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Joe Kinney created workout equipment during the pandemic. Kevin Purvis works out at the Kokomo YMCA with the new device Thursday.

During the early stages of the pandemic, while more people began working out at home, Kokomo resident Joe Kinney began designing workout equipment.

Roughly two years later, having gone through eight prototype variations, he opened a website and social media account for the equipment earlier this week.

Titled the Complete Upper Body Bar, or CUBB, Kinney’s equipment aims to target more muscle groups during upper body workouts via resistance bands and rotating handles.

“Believe it or not, there’s nothing out there like this. When we patented it, there was nothing out there,” Kinney said. “So it’s unique to the industry.”

Kinney explained he has a background in machine work, primarily making automotive components.

He had been following along with a P90X home gym routine when the instructor started talking about the benefits of supinating (rotating your forearm) while lifting weights.

When Kinney tried to change workouts with his free weights, though, he noticed there was less resistance depending on where he held the weights. For example, doing an overhead dumbbell press nearly eliminated supination resistance. So, he decided to make his own equipment.

The first prototype took six months to make and, according to Jason Amonett, chief financial officer for Resistance in Rotation, a company started by Kinney to produce the CUBB, the prototype cost $10,000. One of the first challenges the company ran into was finding a way to manufacture the CUBB at a lower cost.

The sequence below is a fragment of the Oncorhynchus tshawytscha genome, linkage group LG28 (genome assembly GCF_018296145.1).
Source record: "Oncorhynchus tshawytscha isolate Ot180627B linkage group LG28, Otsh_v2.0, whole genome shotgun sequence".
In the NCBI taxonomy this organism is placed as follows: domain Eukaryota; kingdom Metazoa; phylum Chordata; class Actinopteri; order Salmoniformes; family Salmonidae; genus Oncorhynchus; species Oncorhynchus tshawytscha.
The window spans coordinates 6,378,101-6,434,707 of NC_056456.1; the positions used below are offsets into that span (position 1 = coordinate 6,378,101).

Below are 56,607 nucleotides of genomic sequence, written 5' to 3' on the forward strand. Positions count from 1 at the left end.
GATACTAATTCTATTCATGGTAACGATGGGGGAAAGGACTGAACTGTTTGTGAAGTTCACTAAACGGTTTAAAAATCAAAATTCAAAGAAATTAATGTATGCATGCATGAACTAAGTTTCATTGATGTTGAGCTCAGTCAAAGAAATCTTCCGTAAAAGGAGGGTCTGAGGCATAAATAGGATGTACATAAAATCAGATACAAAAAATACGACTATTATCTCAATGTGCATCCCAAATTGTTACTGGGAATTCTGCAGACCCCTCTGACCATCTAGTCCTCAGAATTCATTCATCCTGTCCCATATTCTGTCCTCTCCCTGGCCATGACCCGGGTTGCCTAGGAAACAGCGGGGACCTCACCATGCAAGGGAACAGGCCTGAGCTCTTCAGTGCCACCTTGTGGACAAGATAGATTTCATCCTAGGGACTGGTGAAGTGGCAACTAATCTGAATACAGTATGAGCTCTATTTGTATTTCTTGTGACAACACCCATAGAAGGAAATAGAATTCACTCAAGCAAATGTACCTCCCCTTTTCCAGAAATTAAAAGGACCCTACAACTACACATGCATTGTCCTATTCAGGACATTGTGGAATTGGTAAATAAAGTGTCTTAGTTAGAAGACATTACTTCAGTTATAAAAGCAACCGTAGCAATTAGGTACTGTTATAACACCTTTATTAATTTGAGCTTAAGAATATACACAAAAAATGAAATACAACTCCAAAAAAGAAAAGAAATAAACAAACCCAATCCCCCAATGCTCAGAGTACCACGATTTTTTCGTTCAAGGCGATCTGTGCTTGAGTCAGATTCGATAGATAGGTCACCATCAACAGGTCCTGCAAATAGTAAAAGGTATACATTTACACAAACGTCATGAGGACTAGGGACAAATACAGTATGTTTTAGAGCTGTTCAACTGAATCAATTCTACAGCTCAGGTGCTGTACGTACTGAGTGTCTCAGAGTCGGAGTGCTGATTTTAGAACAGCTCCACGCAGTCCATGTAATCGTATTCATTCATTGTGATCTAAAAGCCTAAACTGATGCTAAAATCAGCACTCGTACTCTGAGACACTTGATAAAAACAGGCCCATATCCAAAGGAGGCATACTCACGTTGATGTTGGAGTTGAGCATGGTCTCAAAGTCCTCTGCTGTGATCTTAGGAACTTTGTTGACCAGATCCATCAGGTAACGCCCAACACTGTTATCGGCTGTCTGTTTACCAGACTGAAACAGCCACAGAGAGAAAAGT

During other prototype phases, Kinney explained, he modified the equipment to be safer and more durable.

The inventor hopes to begin production in the next six months, with assembly set up in Peru and the majority of pieces manufactured in Indiana.

Once the company is ready to release the CUBB, he added, there will be multiple variations for customers to choose from. The company is looking to produce a modular CUBB — primarily for home workout customers, a fixed CUBB for gyms and a lightweight travel CUBB.

As Kinney was developing the bar, he showed it to a friend who works in physical therapy.

“He went to see it, and he was like, ‘Man, this would be perfect,’” Kinney said. “You wouldn’t believe what they have now, it’s still archaic. And the cost is so expensive for the equipment you work on for turning.”

Now, Kinney said, the company is working on developing a version of the CUBB that would be utilized in a physical therapy setting.

The inventor acknowledged it would take time for the product to pick up popularity, but he was still excited to launch the website Monday afternoon. Since the launch, he added, people have already begun reaching out with questions about his invention.

In two weeks, Kinney said, Resistance in Rotation will be demonstrating the CUBB’s durability with a livestream experiment. During the livestream, which will be on resistanceinrotation.com, a robot will work out with a CUBB set to 135 pounds of resistance until the elastic band set in the middle of the bar breaks.

Amonett added, “You’re getting decades worth of use in less than a week.”

The video feed will run 24/7, monitoring the torque of the band in different workouts. The video will also keep track of how many repetitions the robot completes.

“I don’t care whose elastic band it is,” Kinney said, “over time, you get degradation.”

Resistance in Rotation has also been working with a university to test whether the CUBB could be more effective than other workout equipment. A preliminary study has been conducted, Kinney said, and the project might move forward with a full study.

James Bennett III can be reached at 765-454-8580 or james.bennett@kokomotribune.com.

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